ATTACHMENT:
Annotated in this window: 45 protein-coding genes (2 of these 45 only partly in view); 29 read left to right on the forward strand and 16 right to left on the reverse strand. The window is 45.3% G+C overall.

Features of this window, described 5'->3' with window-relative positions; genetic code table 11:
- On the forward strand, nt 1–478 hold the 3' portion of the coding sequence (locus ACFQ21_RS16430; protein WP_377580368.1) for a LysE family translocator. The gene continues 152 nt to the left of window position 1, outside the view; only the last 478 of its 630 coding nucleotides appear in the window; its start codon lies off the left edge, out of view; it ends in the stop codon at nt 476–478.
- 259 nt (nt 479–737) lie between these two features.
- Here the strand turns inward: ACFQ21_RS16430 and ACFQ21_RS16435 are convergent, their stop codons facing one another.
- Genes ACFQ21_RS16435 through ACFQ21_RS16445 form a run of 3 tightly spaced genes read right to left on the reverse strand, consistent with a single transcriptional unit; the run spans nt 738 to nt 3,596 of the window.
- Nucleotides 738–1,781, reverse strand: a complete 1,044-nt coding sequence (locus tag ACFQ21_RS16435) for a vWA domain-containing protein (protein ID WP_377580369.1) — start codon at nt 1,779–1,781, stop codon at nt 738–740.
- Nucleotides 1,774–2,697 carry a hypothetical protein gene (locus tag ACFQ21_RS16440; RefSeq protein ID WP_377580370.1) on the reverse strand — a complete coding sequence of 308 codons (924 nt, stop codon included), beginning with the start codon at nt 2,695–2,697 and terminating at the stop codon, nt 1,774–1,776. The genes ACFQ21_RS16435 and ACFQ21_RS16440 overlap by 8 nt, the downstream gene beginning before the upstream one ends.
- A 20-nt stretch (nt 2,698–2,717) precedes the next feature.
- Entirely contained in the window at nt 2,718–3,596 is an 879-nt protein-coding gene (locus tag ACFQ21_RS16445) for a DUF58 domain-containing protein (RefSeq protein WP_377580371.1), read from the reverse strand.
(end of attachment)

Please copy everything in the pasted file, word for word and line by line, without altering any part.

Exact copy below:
Annotated in this window: 45 protein-coding genes (2 of these 45 only partly in view); 29 read left to right on the forward strand and 16 right to left on the reverse strand. The window is 45.3% G+C overall.

Features of this window, described 5'->3' with window-relative positions; genetic code table 11:
- On the forward strand, nt 1–478 hold the 3' portion of the coding sequence (locus ACFQ21_RS16430; protein WP_377580368.1) for a LysE family translocator. The gene continues 152 nt to the left of window position 1, outside the view; only the last 478 of its 630 coding nucleotides appear in the window; its start codon lies off the left edge, out of view; it ends in the stop codon at nt 476–478.
- 259 nt (nt 479–737) lie between these two features.
- Here the strand turns inward: ACFQ21_RS16430 and ACFQ21_RS16435 are convergent, their stop codons facing one another.
- Genes ACFQ21_RS16435 through ACFQ21_RS16445 form a run of 3 tightly spaced genes read right to left on the reverse strand, consistent with a single transcriptional unit; the run spans nt 738 to nt 3,596 of the window.
- Nucleotides 738–1,781, reverse strand: a complete 1,044-nt coding sequence (locus tag ACFQ21_RS16435) for a vWA domain-containing protein (protein ID WP_377580369.1) — start codon at nt 1,779–1,781, stop codon at nt 738–740.
- Nucleotides 1,774–2,697 carry a hypothetical protein gene (locus tag ACFQ21_RS16440; RefSeq protein ID WP_377580370.1) on the reverse strand — a complete coding sequence of 308 codons (924 nt, stop codon included), beginning with the start codon at nt 2,695–2,697 and terminating at the stop codon, nt 1,774–1,776. The genes ACFQ21_RS16435 and ACFQ21_RS16440 overlap by 8 nt, the downstream gene beginning before the upstream one ends.
- A 20-nt stretch (nt 2,698–2,717) precedes the next feature.
- Entirely contained in the window at nt 2,718–3,596 is an 879-nt protein-coding gene (locus tag ACFQ21_RS16445) for a DUF58 domain-containing protein (RefSeq protein WP_377580371.1), read from the reverse strand.